According to Healthychildren.org an only child may have fewer opportunities to meet other children or to develop a sense of independence. They may be pushed to overachieve, and may receive so much doting attention that they become self-centered and undisciplined.
Vivian Diller Ph.D., a psychologist for family practice in New York, says, “You can have a family with one or two kids and experience deprivation and disconnection, or a family of many more and feel as if your cup runneth over. Regardless of size, there is something to say about family gatherings that give us all a chance to celebrate what we have – big or small.”
I think there’s also something to be said about where parents direct their attention regardless of family size. Despite the pros and cons of large and small, it really all comes down to the time, attention and evidently the financial stability of the family itself.
Decades ago it was all too common to come from a family of four or more.
But, according to Pewreasearch.org the U.S annual fertility rate has hit an all-time low of 60.3 births per 1,000 women of childbearing age.
So why the recent decline?
Annual fertility declines have been dramatic over the past decade as a result of the Great Recession and despite the economy making a clutch rebound, fertility went in another direction.
If you ask a baby boomer or honestly just look at their family, you’ll see the amount of babies being produced was much higher. The average family size consisted of three or more children. Today’s ideal family size consist less than three.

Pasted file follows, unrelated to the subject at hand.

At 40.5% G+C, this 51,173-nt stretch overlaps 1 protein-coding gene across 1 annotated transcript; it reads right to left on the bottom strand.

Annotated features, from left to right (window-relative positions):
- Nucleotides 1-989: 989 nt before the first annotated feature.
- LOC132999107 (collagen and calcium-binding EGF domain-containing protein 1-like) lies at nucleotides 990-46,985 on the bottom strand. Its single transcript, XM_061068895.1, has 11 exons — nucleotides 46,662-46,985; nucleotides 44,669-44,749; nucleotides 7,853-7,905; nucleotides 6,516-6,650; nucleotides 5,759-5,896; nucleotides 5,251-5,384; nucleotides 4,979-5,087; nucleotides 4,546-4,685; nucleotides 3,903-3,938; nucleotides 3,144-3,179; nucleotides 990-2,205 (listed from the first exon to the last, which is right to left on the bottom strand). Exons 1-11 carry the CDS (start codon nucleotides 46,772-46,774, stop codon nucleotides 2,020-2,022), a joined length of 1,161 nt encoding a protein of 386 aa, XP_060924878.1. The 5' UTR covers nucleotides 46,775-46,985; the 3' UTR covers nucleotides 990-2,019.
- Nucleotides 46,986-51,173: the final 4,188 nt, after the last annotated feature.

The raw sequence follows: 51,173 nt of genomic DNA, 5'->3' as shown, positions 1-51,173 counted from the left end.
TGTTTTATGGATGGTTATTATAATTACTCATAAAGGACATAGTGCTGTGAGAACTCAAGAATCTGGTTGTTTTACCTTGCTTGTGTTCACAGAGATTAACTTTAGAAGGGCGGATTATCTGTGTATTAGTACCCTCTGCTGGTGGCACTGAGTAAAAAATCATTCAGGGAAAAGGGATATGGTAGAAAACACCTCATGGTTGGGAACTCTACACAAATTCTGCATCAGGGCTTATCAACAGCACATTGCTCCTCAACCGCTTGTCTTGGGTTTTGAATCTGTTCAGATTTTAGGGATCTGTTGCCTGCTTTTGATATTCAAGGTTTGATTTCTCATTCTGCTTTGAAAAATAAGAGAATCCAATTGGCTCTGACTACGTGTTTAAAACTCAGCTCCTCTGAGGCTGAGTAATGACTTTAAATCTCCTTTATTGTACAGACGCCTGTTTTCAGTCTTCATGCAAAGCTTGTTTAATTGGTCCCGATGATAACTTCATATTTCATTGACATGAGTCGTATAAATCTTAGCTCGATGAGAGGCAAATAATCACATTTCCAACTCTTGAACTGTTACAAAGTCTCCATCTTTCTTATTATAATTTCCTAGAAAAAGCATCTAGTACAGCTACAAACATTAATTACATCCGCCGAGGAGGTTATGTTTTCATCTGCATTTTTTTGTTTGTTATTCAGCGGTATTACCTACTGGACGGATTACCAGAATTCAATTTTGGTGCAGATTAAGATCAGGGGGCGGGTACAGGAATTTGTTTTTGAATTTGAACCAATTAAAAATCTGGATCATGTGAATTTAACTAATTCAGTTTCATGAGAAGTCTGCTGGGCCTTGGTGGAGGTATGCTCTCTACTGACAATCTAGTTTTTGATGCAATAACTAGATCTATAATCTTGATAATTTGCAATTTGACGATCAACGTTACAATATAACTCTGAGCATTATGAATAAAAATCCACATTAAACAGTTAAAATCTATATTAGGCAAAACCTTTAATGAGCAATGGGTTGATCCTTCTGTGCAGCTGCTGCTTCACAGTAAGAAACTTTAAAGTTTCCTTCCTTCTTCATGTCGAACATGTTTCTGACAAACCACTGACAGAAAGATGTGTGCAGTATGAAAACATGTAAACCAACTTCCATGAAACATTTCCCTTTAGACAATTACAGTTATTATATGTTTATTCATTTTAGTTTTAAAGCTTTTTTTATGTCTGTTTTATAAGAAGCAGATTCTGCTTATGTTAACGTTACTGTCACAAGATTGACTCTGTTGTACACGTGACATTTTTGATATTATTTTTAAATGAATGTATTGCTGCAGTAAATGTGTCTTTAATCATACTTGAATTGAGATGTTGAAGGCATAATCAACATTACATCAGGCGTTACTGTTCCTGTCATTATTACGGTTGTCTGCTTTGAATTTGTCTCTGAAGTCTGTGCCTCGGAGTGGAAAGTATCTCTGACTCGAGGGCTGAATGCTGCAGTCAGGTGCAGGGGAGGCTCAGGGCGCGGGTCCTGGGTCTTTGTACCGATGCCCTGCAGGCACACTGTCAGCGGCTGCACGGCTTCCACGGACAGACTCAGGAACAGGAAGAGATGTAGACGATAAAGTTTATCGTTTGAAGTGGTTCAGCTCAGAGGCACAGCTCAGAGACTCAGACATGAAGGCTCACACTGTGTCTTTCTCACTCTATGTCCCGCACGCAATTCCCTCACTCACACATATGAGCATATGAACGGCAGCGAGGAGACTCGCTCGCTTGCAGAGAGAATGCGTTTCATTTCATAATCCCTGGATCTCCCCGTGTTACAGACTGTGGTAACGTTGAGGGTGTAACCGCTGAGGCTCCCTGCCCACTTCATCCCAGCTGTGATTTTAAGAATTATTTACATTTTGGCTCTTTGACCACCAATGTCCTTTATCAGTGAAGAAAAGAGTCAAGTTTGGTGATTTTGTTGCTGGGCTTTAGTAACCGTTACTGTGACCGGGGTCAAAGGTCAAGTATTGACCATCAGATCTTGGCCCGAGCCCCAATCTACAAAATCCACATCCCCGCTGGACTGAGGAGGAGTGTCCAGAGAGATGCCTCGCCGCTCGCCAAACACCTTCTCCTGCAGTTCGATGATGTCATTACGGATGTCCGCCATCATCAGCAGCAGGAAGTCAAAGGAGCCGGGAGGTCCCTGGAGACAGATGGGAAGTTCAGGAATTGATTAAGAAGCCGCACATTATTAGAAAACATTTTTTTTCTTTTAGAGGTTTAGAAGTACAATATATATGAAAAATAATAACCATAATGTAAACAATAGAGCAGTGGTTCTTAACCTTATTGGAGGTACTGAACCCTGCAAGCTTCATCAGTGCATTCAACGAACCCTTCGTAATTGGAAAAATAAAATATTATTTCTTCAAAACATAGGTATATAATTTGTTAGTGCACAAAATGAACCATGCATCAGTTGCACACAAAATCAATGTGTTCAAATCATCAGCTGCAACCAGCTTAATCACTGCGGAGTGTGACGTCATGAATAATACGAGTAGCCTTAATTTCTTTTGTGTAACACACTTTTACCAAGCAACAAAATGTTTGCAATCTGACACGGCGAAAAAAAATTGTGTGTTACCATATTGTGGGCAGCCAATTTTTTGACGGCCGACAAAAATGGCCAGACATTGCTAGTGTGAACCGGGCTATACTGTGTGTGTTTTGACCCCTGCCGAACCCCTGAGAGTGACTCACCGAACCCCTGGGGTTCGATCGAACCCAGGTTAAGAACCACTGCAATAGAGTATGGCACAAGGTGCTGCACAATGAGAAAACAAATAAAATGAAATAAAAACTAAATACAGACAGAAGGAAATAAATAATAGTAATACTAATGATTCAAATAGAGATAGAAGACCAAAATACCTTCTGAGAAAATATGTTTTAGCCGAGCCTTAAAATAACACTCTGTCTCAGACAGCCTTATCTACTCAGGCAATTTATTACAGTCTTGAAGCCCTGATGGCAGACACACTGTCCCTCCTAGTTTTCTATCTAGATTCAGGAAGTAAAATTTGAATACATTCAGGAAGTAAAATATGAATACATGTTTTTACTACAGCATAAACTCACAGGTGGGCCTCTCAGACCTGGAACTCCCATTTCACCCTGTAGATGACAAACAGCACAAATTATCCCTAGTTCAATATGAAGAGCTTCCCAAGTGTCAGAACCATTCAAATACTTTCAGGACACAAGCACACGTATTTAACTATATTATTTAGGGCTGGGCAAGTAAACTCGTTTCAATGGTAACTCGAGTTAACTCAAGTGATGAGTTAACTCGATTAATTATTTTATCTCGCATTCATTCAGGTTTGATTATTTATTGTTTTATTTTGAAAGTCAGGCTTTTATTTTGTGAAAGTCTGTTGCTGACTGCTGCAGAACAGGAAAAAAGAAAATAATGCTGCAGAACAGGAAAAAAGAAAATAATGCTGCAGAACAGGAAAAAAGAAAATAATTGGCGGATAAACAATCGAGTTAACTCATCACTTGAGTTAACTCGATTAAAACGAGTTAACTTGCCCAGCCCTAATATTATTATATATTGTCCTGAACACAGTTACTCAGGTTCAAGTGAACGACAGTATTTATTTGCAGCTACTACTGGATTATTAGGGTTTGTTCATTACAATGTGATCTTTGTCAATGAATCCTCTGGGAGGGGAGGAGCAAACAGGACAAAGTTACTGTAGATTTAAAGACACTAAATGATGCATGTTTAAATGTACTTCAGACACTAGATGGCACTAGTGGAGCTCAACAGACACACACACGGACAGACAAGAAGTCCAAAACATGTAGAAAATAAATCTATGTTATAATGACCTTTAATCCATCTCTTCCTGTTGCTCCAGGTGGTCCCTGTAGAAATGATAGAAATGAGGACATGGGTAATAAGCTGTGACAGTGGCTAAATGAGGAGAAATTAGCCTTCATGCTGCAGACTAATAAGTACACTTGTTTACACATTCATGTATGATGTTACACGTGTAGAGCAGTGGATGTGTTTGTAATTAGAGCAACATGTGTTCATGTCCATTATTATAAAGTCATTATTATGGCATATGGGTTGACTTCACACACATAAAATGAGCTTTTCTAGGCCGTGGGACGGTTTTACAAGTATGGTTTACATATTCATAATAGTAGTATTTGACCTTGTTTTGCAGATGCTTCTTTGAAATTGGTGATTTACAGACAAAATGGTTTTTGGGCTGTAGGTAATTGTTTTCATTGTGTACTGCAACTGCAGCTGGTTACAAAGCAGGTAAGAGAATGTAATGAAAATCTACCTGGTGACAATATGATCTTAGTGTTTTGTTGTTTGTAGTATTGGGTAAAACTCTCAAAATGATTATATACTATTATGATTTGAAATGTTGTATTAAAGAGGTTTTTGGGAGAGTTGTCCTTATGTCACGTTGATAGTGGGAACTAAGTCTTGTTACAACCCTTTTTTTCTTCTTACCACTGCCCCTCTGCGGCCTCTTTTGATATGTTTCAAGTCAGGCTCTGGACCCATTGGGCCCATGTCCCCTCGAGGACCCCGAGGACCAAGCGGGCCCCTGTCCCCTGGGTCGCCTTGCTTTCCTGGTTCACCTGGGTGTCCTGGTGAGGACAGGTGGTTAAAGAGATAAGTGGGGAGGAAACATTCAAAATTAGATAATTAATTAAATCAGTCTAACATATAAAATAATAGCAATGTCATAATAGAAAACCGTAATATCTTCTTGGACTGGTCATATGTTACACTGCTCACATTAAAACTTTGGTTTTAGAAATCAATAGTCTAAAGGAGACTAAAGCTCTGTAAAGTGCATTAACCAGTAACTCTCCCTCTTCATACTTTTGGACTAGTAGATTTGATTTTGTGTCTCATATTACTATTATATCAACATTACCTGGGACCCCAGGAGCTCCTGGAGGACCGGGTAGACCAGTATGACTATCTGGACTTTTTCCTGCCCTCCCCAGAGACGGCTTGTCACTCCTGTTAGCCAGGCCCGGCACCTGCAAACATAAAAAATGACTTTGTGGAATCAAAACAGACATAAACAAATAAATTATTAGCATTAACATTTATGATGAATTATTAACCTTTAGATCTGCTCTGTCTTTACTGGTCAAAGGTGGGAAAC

Well, I guess that solves middle children syndrome.
There’s multiple factors that play a role in the shift of family sizes changing.
More women working outside the home, rise in educational levels and the idea of delaying marriage.
Economy and the rise in child costs are often reasons for the decline in fertility rates, but according to Pewresearch.com the most popular explanation for not wanting more children was due to medical reasons.
I think with any life situation comes the good and the bad.
The grass is always presumably greener on the other side when in all actuality it’s greener where you choose to water it.
You may be an only child who for many years longed for the experiences of a bigger family as shown in Cheaper by the Dozen. Until of course you’re, Mark Baker, who goes unnoticed and constantly wishes to be an only child.
Water where you’d like to see green and your garden will reap all the benefits, big or small.